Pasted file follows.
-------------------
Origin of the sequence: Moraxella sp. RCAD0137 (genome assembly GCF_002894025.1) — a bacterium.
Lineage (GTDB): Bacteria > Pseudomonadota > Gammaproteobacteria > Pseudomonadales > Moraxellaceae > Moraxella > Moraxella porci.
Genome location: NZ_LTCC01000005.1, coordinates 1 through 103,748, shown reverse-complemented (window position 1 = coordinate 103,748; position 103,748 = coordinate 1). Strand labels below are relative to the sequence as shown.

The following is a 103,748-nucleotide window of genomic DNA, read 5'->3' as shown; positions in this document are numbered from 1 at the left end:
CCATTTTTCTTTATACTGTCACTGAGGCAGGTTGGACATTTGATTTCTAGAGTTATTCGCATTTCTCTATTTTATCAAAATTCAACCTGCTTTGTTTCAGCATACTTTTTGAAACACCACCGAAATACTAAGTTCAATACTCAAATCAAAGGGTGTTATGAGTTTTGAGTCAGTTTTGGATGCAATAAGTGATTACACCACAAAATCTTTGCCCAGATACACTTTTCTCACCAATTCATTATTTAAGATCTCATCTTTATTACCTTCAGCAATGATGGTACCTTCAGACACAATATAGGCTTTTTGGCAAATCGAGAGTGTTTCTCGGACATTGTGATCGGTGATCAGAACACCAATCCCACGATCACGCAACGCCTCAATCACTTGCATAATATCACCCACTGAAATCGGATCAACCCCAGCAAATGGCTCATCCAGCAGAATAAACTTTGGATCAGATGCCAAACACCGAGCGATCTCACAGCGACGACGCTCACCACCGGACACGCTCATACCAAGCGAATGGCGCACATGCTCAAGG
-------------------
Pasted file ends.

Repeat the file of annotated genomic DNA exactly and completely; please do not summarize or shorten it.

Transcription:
Origin of the sequence: Moraxella sp. RCAD0137 (genome assembly GCF_002894025.1) — a bacterium.
Lineage (GTDB): Bacteria > Pseudomonadota > Gammaproteobacteria > Pseudomonadales > Moraxellaceae > Moraxella > Moraxella porci.
Genome location: NZ_LTCC01000005.1, coordinates 1 through 103,748, shown reverse-complemented (window position 1 = coordinate 103,748; position 103,748 = coordinate 1). Strand labels below are relative to the sequence as shown.

The following is a 103,748-nucleotide window of genomic DNA, read 5'->3' as shown; positions in this document are numbered from 1 at the left end:
CCATTTTTCTTTATACTGTCACTGAGGCAGGTTGGACATTTGATTTCTAGAGTTATTCGCATTTCTCTATTTTATCAAAATTCAACCTGCTTTGTTTCAGCATACTTTTTGAAACACCACCGAAATACTAAGTTCAATACTCAAATCAAAGGGTGTTATGAGTTTTGAGTCAGTTTTGGATGCAATAAGTGATTACACCACAAAATCTTTGCCCAGATACACTTTTCTCACCAATTCATTATTTAAGATCTCATCTTTATTACCTTCAGCAATGATGGTACCTTCAGACACAATATAGGCTTTTTGGCAAATCGAGAGTGTTTCTCGGACATTGTGATCGGTGATCAGAACACCAATCCCACGATCACGCAACGCCTCAATCACTTGCATAATATCACCCACTGAAATCGGATCAACCCCAGCAAATGGCTCATCCAGCAGAATAAACTTTGGATCAGATGCCAAACACCGAGCGATCTCACAGCGACGACGCTCACCACCGGACACGCTCATACCAAGCGAATGGCGCACATGCTCAAGG